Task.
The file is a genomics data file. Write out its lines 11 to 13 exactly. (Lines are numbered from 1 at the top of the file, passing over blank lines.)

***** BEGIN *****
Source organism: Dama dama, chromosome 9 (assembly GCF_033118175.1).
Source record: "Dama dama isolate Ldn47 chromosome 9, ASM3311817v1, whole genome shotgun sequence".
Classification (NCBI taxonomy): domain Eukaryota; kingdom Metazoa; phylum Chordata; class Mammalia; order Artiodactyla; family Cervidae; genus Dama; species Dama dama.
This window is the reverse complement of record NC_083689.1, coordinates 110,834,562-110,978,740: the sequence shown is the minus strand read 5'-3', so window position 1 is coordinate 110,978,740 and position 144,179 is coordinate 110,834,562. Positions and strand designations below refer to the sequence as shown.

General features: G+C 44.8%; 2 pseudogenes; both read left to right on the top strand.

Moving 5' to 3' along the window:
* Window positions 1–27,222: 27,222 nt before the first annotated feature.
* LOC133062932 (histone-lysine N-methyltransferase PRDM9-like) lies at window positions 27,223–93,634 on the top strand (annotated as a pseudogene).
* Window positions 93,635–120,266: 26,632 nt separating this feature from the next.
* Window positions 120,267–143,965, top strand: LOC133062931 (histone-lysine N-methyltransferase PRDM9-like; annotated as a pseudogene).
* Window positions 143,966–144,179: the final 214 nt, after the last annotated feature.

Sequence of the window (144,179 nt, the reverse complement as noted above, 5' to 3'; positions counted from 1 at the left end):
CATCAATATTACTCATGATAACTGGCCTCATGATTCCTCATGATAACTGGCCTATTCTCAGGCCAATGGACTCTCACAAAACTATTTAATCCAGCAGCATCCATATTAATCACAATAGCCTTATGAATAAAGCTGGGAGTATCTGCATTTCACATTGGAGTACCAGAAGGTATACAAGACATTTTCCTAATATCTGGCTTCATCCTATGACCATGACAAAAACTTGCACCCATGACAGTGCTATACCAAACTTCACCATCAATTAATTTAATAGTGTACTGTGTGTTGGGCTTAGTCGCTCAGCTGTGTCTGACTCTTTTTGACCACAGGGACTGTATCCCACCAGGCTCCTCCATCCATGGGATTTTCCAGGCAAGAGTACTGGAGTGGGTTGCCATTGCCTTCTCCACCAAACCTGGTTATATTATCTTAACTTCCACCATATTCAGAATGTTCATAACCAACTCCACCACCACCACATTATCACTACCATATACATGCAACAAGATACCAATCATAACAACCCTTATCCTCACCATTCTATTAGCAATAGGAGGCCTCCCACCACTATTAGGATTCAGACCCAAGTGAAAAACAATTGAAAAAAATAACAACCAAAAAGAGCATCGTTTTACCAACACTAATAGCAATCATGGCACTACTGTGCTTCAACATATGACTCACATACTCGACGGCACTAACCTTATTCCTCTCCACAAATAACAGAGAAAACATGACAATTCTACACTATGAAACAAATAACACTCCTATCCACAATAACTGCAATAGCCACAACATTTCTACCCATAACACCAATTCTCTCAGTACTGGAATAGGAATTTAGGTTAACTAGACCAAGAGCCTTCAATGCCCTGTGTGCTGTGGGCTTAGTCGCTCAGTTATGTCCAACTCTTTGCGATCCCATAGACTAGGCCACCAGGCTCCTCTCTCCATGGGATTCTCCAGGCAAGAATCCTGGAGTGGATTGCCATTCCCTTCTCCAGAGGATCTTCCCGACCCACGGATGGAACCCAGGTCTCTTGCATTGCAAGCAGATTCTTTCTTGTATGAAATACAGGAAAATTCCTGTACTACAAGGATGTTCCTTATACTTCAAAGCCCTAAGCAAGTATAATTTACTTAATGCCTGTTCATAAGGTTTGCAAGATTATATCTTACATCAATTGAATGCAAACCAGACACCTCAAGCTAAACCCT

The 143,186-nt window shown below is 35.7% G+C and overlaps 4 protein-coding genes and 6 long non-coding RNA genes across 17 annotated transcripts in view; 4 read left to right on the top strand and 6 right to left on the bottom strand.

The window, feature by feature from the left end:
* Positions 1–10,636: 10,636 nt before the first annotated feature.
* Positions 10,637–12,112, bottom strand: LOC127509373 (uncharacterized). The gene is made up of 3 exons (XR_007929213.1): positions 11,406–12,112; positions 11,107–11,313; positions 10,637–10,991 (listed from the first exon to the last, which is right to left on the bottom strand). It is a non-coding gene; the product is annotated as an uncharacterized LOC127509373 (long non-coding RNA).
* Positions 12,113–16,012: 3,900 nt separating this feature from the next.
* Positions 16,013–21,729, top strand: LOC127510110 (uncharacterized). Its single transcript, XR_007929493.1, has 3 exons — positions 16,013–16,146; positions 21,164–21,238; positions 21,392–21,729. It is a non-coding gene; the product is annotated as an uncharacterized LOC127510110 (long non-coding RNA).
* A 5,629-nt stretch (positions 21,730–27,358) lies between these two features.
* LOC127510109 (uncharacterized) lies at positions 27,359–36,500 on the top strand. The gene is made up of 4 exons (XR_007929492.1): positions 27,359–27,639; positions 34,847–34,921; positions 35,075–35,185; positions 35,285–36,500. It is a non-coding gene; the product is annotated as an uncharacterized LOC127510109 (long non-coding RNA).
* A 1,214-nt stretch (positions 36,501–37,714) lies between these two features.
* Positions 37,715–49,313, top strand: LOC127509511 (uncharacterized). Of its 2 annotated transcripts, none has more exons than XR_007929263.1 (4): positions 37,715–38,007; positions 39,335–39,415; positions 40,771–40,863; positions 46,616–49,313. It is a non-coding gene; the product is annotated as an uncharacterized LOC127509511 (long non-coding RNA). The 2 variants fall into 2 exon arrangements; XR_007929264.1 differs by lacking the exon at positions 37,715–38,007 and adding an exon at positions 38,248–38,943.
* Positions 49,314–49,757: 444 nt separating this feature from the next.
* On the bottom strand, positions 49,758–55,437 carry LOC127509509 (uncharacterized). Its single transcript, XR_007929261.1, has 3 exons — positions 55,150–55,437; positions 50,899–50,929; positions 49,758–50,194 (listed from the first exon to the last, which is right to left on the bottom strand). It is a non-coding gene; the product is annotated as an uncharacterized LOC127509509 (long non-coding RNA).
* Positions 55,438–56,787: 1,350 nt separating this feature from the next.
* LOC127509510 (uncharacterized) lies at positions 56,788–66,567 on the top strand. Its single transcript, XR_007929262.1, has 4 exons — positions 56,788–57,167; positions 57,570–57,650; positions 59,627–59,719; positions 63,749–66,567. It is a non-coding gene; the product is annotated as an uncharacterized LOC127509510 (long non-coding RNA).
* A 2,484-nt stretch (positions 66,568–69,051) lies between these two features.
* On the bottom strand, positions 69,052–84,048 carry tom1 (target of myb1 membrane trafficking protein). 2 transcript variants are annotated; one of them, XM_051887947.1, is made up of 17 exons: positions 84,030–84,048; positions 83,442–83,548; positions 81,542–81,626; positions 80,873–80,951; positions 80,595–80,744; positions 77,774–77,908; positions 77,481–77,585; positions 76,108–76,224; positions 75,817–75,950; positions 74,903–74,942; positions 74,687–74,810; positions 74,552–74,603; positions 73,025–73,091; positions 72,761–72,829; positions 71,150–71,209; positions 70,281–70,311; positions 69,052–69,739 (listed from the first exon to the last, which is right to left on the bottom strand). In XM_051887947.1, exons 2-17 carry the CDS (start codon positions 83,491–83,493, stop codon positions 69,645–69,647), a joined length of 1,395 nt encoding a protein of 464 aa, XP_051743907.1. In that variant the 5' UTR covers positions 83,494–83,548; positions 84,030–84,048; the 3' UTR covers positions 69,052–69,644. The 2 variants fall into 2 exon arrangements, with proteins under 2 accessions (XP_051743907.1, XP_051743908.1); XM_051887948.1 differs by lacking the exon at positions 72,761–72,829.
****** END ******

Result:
* Window positions 143,966–144,179: the final 214 nt, after the last annotated feature.

Sequence of the window (144,179 nt, the reverse complement as noted above, 5' to 3'; positions counted from 1 at the left end):
CATCAATATTACTCATGATAACTGGCCTCATGATTCCTCATGATAACTGGCCTATTCTCAGGCCAATGGACTCTCACAAAACTATTTAATCCAGCAGCATCCATATTAATCACAATAGCCTTATGAATAAAGCTGGGAGTATCTGCATTTCACATTGGAGTACCAGAAGGTATACAAGACATTTTCCTAATATCTGGCTTCATCCTATGACCATGACAAAAACTTGCACCCATGACAGTGCTATACCAAACTTCACCATCAATTAATTTAATAGTGTACTGTGTGTTGGGCTTAGTCGCTCAGCTGTGTCTGACTCTTTTTGACCACAGGGACTGTATCCCACCAGGCTCCTCCATCCATGGGATTTTCCAGGCAAGAGTACTGGAGTGGGTTGCCATTGCCTTCTCCACCAAACCTGGTTATATTATCTTAACTTCCACCATATTCAGAATGTTCATAACCAACTCCACCACCACCACATTATCACTACCATATACATGCAACAAGATACCAATCATAACAACCCTTATCCTCACCATTCTATTAGCAATAGGAGGCCTCCCACCACTATTAGGATTCAGACCCAAGTGAAAAACAATTGAAAAAAATAACAACCAAAAAGAGCATCGTTTTACCAACACTAATAGCAATCATGGCACTACTGTGCTTCAACATATGACTCACATACTCGACGGCACTAACCTTATTCCTCTCCACAAATAACAGAGAAAACATGACAATTCTACACTATGAAACAAATAACACTCCTATCCACAATAACTGCAATAGCCACAACATTTCTACCCATAACACCAATTCTCTCAGTACTGGAATAGGAATTTAGGTTAACTAGACCAAGAGCCTTCAATGCCCTGTGTGCTGTGGGCTTAGTCGCTCAGTTATGTCCAACTCTTTGCGATCCCATAGACTAGGCCACCAGGCTCCTCTCTCCATGGGATTCTCCAGGCAAGAATCCTGGAGTGGATTGCCATTCCCTTCTCCAGAGGATCTTCCCGACCCACGGATGGAACCCAGGTCTCTTGCATTGCAAGCAGATTCTTTCTTGTATGAAATACAGGAAAATTCCTGTACTACAAGGATGTTCCTTATACTTCAAAGCCCTAAGCAAGTATAATTTACTTAATGCCTGTTCATAAGGTTTGCAAGATTATATCTTACATCAATTGAATGCAAACCAGACACCTCAAGCTAAACCCT